Scholar urges schools fix on child's `greatness'

by Connie Bagshaw
Staff writer

Can't balance your chequebook? You could be the next Agatha Christie.

Christie, like many creative, successful people, including Leonardo da Vinci and Albert Einstein, had a learning disability. In the famous mystery writer's case, it was difficulty with adding numbers. Both da Vinci and Einstein were dyslexic.

"Agatha Christie couldn't spell, had terrible handwriting and was incapable of balancing her chequebook," said Linda Siegel, holder of UBC's Dorothy Lam Chair in Special Education. "But people with learning disabilities often have strengths and talents that shouldn't be overlooked."

Siegel said that individuals who have difficulty learning arithmetic often are creative, possess good oral skills and have an aptitude for the dramatic arts. People with dyslexia may display artistic talents and mechanical skills, and excel at music and sports, particularly swimming, skiing and tennis.

"The learning disabled are neither lazy nor stupid. We must realize this, pay attention to their problems and make it an important issue for the educational system. Our schools need to ensure that the greatness in each child can flourish. A significant step has been to shift the question `how smart is this child' to `how is this child smart.'"

Siegel believes that a major problem facing the learning disabled is the way in which learning difficulties are defined, usually according to a rigorous measurement of the discrepancy between an IQ test score and the individual's achievement levels.

"If someone scores low on an IQ test but can't read very well, they may be considered slow but not learning disabled," Siegel explained. "Their problem is neglected, they get left behind and, as studies indicate, that increases their risk for developing emotional and social difficulties."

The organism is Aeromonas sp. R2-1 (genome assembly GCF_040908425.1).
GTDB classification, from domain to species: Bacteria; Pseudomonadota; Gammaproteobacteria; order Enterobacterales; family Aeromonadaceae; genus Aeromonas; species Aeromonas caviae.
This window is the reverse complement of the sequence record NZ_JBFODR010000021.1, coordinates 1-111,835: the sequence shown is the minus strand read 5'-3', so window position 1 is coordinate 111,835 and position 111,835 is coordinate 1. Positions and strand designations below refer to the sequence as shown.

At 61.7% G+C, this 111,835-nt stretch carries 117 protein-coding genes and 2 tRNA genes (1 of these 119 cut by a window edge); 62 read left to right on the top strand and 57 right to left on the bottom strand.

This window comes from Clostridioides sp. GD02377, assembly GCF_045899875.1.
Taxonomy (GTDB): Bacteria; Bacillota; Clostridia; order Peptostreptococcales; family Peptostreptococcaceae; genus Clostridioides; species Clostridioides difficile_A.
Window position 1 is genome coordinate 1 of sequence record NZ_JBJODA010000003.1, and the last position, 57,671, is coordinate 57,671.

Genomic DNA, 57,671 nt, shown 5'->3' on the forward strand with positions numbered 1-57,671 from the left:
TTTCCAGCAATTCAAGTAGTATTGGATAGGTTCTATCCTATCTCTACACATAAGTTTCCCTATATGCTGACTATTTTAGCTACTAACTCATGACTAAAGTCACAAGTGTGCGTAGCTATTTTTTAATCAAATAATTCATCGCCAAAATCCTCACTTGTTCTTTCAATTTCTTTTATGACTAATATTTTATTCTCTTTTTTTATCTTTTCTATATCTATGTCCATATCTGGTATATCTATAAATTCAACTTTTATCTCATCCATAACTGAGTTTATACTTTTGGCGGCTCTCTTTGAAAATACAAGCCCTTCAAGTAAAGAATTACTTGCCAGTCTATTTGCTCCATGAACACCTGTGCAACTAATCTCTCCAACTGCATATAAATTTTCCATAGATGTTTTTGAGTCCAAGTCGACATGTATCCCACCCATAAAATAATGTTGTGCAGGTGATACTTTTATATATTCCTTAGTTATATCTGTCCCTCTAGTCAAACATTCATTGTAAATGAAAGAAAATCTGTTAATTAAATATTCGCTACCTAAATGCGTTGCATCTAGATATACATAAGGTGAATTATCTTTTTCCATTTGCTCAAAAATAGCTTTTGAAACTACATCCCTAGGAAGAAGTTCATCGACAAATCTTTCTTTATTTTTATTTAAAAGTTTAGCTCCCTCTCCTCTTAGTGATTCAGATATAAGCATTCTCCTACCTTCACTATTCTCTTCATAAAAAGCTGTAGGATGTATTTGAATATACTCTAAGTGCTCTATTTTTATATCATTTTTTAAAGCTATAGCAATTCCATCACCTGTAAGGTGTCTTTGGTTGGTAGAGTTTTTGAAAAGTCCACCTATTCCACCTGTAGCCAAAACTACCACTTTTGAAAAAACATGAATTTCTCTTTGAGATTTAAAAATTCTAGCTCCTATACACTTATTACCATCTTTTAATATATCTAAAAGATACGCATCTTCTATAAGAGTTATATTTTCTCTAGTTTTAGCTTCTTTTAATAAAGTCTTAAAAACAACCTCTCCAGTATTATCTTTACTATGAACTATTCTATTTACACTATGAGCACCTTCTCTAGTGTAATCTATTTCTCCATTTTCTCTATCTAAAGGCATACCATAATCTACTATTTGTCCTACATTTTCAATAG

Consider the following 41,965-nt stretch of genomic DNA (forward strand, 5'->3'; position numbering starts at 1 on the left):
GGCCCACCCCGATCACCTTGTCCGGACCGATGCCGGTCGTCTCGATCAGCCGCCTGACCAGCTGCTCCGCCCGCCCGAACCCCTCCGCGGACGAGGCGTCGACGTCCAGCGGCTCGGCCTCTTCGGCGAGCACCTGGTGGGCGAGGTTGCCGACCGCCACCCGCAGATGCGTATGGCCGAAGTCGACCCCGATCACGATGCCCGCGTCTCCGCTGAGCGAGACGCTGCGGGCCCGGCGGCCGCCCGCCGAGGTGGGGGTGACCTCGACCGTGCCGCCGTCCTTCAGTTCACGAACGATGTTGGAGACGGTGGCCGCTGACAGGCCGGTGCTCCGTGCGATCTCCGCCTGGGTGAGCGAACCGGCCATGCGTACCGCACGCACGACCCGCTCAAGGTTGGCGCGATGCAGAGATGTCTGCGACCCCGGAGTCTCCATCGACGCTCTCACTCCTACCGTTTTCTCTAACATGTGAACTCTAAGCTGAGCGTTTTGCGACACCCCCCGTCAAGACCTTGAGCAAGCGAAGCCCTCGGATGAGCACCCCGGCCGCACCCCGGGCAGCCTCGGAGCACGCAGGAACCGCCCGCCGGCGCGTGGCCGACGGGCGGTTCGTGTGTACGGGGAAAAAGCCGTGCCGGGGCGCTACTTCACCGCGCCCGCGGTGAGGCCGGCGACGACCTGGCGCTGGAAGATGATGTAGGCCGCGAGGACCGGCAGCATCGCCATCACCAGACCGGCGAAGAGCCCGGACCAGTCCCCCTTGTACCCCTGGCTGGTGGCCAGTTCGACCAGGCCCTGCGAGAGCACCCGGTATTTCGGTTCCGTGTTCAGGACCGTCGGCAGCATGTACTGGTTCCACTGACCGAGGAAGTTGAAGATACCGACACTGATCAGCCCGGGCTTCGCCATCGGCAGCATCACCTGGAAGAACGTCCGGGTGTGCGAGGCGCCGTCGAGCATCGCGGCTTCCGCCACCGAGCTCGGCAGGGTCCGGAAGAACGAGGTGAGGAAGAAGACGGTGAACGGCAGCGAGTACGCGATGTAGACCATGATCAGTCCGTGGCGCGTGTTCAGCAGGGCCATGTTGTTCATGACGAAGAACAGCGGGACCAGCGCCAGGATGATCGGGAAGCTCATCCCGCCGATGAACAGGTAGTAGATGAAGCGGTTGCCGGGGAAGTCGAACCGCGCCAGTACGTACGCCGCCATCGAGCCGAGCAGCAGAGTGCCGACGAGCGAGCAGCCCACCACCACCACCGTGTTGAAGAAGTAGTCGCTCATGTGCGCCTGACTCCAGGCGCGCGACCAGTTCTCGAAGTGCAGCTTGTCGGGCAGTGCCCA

Her own research findings indicate that learning disabilities may play a role in adolescent suicides and the emergence of street youth.

Although frustration, a lack of self-esteem and emotional disturbances are common in people with learning disabilites, Siegel said the difference between who becomes a productive member of society and who may commit suicide is the amount of attention and help they receive from parents and the education system.

She will examine the known causes of learning disabilities and what can be done to address the problem during her address, Reconsidering Normal: Learning Disabilities in the Classroom, the second lecture in the Faculty of Education's series on important educational issues.

The lecture takes place at 7 p.m., Feb. 25 in the Robson Square Conference Centre. Respondents are Sandra Gebhardt, Learning Disabilities Association of B.C., and school psychologist Lorna Bennett. For more information, call 822-6239.